In recent weeks, I have had opportunity to attend two inter-denominational gatherings. I have also fielded more requests for resources for "disability ministry." These experiences have challenged me to clarify my own assumptions about what "disability ministry" is and to further define ADNet's role is in the wider church.
Such challenges allow ADNet to direct persons and congregations to appropriate and often excellent resources offered by other groups. We also understand more fully where the gaps are, particularly for resources suited to Mennonite congregations. This enables us to start filling those gaps to meet current and future needs.
Let’s look at three main themes in disability ministry today: Advocacy, Evangelism, and Community Building.
Disability Ministry as Advocacy
I recently attended the annual meeting of the Committee on Disabilities (COD) of the National Council of Churches of Christ (NCC). COD consists of leaders of denominational and para-church disabilities ministries, both member churches of NCC and non-members (such as Mennonites). COD focuses on advocacy ministries within its respective denominations as well as society as a whole.
The reports presented by each of the various groups reveal a multitude of resources being produced by church-related organizations. In addition, committee members serve on working groups to develop additional resources together. Information on resources already produced can be found on the Committee's website. One example is the planning tool, "Equal Access Guide for Meetings, Conferences, Large Assemblies and Worship."
Advocacy ministries tend to reach out to the whole society with a focus on equality and justice for persons with disabilities.
Disability Ministry as Evangelism
Disability ministry as evangelism tends to focus on outreach to the whole person (rather than the whole society). Such ministry is often seen as a tool toward the larger goal of reaching more people with the good news of salvation in Jesus Christ. Projects tend to focus on meeting the concrete needs of particular people, often in special separate settings.
- Wheelchairs are produced and provided to persons with physical disabilities.
- Special groups such as adults with disabilities are targeted with their own resource materials, including entire curricula for Sunday School.
- Special group ministries, complete with respite services provide for families of children with disabilities.
I also attended a Disability Ministry Summit near Chicago sponsored by Joni and Friends (JAF). JAF is the largest and most successful evangelism-focused group with an ever-growing array of programs and resources. JAF is increasingly building networks with other evangelical Christian organizations that specialize in developing books, videos, curricula, and inspirational materials designed to reach out to hurting individuals and families. Among other services, JAF lists "Churches and Organizations with Disabilities Ministries" (who agree with their statement of faith).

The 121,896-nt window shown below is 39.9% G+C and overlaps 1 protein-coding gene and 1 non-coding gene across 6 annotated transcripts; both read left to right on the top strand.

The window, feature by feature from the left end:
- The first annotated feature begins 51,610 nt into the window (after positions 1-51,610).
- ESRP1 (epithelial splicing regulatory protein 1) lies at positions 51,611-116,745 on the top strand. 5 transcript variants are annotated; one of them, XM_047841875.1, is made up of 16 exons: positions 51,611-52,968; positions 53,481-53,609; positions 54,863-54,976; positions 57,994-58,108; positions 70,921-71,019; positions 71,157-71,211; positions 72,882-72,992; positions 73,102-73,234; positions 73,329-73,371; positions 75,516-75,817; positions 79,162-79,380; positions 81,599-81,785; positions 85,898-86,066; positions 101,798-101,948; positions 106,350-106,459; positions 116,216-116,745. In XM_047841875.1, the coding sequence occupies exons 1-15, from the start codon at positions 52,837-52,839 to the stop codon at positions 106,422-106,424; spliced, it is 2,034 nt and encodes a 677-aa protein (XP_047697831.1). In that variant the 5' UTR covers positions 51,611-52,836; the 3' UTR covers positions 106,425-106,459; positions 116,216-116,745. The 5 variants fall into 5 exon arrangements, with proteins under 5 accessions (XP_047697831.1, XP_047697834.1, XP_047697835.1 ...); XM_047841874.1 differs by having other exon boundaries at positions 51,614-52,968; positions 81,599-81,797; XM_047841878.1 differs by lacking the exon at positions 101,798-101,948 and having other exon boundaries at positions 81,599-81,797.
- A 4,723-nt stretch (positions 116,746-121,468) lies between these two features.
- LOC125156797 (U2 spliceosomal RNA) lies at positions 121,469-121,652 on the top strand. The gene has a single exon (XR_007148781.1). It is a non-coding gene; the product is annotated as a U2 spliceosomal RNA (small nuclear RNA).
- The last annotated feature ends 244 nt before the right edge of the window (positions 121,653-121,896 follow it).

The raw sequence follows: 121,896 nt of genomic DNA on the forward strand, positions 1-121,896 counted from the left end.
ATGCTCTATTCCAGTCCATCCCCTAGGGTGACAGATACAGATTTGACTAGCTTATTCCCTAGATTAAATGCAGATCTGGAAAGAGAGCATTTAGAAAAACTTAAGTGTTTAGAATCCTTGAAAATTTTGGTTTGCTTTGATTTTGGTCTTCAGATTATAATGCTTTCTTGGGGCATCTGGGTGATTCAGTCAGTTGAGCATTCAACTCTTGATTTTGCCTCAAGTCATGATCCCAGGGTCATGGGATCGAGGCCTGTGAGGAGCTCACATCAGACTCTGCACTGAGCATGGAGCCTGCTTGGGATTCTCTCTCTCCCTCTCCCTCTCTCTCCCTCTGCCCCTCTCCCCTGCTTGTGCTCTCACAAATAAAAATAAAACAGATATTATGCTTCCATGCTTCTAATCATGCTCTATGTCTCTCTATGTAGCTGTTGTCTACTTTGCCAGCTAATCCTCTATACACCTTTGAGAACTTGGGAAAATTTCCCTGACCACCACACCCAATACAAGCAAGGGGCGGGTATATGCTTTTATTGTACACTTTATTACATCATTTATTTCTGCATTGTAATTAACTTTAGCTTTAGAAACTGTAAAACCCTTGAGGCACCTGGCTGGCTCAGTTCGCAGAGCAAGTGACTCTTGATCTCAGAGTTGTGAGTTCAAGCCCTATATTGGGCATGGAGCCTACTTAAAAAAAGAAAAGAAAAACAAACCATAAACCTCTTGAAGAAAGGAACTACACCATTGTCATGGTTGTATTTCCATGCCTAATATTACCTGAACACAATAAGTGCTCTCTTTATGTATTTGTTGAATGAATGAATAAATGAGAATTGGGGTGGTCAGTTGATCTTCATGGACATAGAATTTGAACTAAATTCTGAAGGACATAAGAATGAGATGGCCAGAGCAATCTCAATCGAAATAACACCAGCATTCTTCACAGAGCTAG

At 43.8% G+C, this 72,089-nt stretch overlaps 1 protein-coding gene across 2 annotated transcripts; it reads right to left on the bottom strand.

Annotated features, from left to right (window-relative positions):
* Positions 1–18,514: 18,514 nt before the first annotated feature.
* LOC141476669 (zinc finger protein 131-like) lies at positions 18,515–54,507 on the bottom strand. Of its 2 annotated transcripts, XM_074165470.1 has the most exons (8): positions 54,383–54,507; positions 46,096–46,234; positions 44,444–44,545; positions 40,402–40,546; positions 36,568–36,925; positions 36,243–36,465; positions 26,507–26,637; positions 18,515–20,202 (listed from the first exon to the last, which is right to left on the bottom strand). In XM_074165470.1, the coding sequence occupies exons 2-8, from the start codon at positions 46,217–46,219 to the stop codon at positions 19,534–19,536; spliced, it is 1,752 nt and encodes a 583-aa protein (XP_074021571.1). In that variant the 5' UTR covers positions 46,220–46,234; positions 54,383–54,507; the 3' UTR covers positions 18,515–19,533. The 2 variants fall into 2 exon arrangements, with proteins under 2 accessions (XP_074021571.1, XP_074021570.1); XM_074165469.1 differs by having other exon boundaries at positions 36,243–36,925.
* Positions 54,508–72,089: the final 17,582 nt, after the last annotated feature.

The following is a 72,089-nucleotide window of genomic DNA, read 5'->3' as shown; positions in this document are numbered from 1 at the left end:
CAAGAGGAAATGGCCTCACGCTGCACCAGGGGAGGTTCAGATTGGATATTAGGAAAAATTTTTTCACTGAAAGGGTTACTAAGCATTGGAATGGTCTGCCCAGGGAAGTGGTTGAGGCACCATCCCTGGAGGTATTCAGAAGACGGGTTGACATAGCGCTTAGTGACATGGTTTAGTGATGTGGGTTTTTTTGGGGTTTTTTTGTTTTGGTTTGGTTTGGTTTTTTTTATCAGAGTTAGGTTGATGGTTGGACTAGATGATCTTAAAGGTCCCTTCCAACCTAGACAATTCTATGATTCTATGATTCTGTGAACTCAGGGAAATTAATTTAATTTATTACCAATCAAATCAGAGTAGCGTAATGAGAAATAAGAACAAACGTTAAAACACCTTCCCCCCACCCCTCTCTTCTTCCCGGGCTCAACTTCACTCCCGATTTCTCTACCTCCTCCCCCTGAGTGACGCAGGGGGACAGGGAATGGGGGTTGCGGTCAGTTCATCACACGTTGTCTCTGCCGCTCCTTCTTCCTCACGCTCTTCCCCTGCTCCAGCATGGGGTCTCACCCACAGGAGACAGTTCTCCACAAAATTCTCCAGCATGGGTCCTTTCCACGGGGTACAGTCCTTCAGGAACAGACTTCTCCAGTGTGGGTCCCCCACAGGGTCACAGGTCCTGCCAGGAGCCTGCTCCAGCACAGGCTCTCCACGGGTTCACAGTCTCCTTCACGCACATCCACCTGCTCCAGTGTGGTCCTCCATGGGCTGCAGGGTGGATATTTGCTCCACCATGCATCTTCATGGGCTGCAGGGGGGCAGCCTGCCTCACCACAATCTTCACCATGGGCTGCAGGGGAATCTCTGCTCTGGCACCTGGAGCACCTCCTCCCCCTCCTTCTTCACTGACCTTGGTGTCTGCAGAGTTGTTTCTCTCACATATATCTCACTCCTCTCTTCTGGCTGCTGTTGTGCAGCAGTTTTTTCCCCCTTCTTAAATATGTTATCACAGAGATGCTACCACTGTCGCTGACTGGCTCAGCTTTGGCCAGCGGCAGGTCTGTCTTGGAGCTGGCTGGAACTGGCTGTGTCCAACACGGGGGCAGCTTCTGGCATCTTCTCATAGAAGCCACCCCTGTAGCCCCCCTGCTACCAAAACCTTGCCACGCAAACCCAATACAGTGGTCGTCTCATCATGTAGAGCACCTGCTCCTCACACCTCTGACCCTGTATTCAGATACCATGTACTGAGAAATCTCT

Disability Ministry as Community Building
ADNet represents a hybrid between focus on the individual and focus on society. Viewing disability ministry as community building helps us focus on the whole person in community. Individuals and families find salvation, healing, and hope by being included in God's saving community, the church.
This community starts at the congregational level with ministries that welcome and include all people regardless of abilities. Specially targeted separate "disability ministry" may be a means to build community, but not an end in itself. Neither is the goal to save isolated Christians but rather to enable persons to experience and "work out" their salvation in the saving community of the Spirit. As the community grows, it reaches out to others in widening circles of witness to God's faithfulness and healing power.
ADNet’s resources enable the church to reach out with the Good News (evangelize) in both word and deed to those who are isolated and marginalized. As local efforts extend in larger circles to conferences, denominations, and beyond, the resultant inclusive community of faith models truly Christian advocacy by being a credible witness within the larger society to the saving work of Christ.